Aurangzeb might be his first film as director, but Atul Sabharwal says he is not new to filmmaking
Atul Sabharwal is not new to filmmaking. He isn’t new to Yash Raj Films either. Little wonder then that when his debut film Aurangzeb was underway, none on the sets felt they were dealing with a newbie. “I think I should take that as a compliment as even I didn’t feel I was directing a film for the first time. You could say that it was a result of my presence in filmmaking for almost a decade now,” says Sabharwal. Atul has written Darna Mana Hai (2003), Phir Milenge, a sensitive and law-questioning film on corporate ostracism of HIV employees (2004) and My Wife’s Murder (2005), before directing a content-driven and stylish crime thriller mini-series under the Yash Raj Films’ television arm in 2010 titled Powder.
“The concept of Aurangzeb came from an assortment of thoughts running through my head. Adi (Aditya Chopra) and I were discussing dramas, Greek tragedies, Salim-Javed stories and classic plays one day and I started to pick out stories from the past. The greatest storyteller Shakespeare had taken the lives of monarchs and made them into interesting tales. I wondered if he had written about Caesar and Henry IV, and whom would I like to write about and the answer was: Aurangzeb. Ambition and power play within the palace intrigued me about this story,” says Sabharwal, whose twin characterisation of Arjun Kapoor in the film has been inspired by Charles Dicken’s Tale Of Two Cities and by Shakespeare.
Atul says that he enjoyed casting for his ensemble-cast film, especially because in the two-layered star cast, even those with a few scenes could satisfy the actor within themselves. “Arjun came on board first. I think he is a very intelligent and hardworking actor,” says the director, adding that it was Prithviraj’s casting that required a lot of legwork. “We did the usual rounds of Bollywood actors but none of them were comfortable and secure about working with Arjun who has a double role in the film. Prithvi’s name came up because he had just done a film with Rani Mukherjee. But we had to conduct a screen test to check on his Hindi and to see how he related to the script. Once he was on, I gave him references of Thevar Magan and Agni Natchatiram to draw from. I especially mentioned Prabhu’s character in Agni Natchatiram and his relationship with his father to Prithvi and he completely agreed,” says the filmmaker.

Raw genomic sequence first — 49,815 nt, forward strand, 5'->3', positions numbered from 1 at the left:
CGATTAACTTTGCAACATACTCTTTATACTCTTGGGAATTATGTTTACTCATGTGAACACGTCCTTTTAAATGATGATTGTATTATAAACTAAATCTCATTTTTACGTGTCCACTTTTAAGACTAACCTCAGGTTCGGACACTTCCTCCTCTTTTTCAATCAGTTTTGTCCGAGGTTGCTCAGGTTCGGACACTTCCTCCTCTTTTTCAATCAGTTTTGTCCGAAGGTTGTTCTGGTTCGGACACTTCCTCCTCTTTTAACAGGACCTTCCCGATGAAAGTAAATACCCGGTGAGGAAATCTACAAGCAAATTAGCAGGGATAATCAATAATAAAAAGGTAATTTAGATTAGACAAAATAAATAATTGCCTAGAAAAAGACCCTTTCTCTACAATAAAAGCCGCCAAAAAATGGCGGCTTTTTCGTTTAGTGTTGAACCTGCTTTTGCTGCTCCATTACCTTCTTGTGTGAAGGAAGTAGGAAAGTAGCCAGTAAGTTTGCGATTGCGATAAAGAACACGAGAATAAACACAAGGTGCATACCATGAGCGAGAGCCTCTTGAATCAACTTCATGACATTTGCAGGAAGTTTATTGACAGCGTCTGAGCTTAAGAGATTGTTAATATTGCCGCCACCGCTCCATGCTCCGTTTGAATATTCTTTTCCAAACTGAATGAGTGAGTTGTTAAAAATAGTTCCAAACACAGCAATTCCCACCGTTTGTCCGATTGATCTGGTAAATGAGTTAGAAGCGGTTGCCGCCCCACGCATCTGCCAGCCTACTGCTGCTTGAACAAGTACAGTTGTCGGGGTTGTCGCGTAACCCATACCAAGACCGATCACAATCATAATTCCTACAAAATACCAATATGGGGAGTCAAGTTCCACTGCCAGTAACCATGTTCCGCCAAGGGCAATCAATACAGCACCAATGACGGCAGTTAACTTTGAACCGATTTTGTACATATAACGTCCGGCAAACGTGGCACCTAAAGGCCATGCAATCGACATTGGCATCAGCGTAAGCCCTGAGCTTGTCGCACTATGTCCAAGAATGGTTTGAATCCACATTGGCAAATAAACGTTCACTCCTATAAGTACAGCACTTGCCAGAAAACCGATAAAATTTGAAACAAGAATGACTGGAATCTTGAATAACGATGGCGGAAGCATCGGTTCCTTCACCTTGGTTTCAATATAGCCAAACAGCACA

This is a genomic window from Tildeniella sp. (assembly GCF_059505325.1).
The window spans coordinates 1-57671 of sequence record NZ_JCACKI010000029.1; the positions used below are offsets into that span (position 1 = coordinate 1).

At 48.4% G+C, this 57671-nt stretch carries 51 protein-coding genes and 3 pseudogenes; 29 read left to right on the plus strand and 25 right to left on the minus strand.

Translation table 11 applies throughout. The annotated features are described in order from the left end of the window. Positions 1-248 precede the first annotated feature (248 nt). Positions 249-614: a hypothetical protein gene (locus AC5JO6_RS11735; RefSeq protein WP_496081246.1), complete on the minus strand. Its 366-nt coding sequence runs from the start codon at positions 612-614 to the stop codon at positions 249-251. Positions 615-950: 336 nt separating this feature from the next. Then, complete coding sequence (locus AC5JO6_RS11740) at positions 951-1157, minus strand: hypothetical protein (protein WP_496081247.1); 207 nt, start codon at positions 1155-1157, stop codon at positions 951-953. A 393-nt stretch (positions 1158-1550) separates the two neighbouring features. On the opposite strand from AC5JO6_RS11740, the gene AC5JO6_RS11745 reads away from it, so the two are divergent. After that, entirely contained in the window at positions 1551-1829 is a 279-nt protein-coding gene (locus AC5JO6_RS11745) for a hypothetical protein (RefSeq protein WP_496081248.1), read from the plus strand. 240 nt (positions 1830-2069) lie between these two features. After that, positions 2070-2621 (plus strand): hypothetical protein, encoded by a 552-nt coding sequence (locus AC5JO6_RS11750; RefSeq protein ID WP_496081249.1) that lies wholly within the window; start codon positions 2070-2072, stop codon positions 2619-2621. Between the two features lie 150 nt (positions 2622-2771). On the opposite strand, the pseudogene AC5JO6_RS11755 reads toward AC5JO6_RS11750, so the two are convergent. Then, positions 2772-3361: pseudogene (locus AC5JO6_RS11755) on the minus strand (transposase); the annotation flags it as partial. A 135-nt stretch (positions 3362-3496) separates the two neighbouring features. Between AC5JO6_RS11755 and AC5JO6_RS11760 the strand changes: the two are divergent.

About casting Jackie Shroff, he says, “Adi was not convinced about casting Jackie Shroff in the pivotal role of Yashvardhan. He thought that even though Jackie had several good films to his credit, he was not in his best form currently. Thankfully, Jackie had done Aaranya Kaandam and I showed him a trailer of the film. That was quite convincing!”
A lot of parallels are being drawn with films such as Trishul and Don, but the filmmaker is not perturbed. “We had anticipated this. I mean, even when I used to follow films at the age of 12, I liked to play this guessing game. It’s good to let the people lean a certain way and hopefully surprise them with what you have,” he smiles.
Sabharwal, who had nurtured a script (tentatively titled Hero Heroine) for seven long years which has not worked out, says that letting go of something is the most difficult part of his profession. “I guess I hung around with that one for a very long time. If I hadn’t let go of that, Aurangzeb wouldn’t have happened.”